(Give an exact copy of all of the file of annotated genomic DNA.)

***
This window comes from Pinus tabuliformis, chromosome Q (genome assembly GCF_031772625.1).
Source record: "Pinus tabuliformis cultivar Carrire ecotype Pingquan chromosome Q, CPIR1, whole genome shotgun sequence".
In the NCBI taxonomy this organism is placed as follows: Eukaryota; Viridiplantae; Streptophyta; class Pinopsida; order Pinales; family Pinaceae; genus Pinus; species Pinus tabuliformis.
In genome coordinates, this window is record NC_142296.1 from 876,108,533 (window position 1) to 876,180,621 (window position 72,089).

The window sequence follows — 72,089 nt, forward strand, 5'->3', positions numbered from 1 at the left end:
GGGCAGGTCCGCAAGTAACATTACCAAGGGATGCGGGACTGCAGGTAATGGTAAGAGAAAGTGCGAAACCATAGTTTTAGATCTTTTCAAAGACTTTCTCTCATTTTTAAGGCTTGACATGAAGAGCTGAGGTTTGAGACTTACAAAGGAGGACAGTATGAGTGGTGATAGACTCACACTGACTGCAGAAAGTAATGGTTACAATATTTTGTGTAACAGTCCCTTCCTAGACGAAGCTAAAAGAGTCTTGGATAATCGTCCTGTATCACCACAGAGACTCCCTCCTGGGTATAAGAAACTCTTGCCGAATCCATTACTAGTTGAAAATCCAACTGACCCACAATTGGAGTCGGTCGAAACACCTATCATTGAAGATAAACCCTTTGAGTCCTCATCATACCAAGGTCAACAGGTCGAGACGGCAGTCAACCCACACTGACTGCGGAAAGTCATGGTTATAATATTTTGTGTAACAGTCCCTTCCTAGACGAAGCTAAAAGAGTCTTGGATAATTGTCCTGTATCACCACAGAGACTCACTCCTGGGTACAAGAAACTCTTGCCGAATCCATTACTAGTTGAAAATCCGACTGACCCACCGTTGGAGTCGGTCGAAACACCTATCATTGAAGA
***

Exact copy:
This window comes from Pinus tabuliformis, chromosome Q (genome assembly GCF_031772625.1).
Source record: "Pinus tabuliformis cultivar Carrire ecotype Pingquan chromosome Q, CPIR1, whole genome shotgun sequence".
In the NCBI taxonomy this organism is placed as follows: Eukaryota; Viridiplantae; Streptophyta; class Pinopsida; order Pinales; family Pinaceae; genus Pinus; species Pinus tabuliformis.
In genome coordinates, this window is record NC_142296.1 from 876,108,533 (window position 1) to 876,180,621 (window position 72,089).

The window sequence follows — 72,089 nt, forward strand, 5'->3', positions numbered from 1 at the left end:
GGGCAGGTCCGCAAGTAACATTACCAAGGGATGCGGGACTGCAGGTAATGGTAAGAGAAAGTGCGAAACCATAGTTTTAGATCTTTTCAAAGACTTTCTCTCATTTTTAAGGCTTGACATGAAGAGCTGAGGTTTGAGACTTACAAAGGAGGACAGTATGAGTGGTGATAGACTCACACTGACTGCAGAAAGTAATGGTTACAATATTTTGTGTAACAGTCCCTTCCTAGACGAAGCTAAAAGAGTCTTGGATAATCGTCCTGTATCACCACAGAGACTCCCTCCTGGGTATAAGAAACTCTTGCCGAATCCATTACTAGTTGAAAATCCAACTGACCCACAATTGGAGTCGGTCGAAACACCTATCATTGAAGATAAACCCTTTGAGTCCTCATCATACCAAGGTCAACAGGTCGAGACGGCAGTCAACCCACACTGACTGCGGAAAGTCATGGTTATAATATTTTGTGTAACAGTCCCTTCCTAGACGAAGCTAAAAGAGTCTTGGATAATTGTCCTGTATCACCACAGAGACTCACTCCTGGGTACAAGAAACTCTTGCCGAATCCATTACTAGTTGAAAATCCGACTGACCCACCGTTGGAGTCGGTCGAAACACCTATCATTGAAGA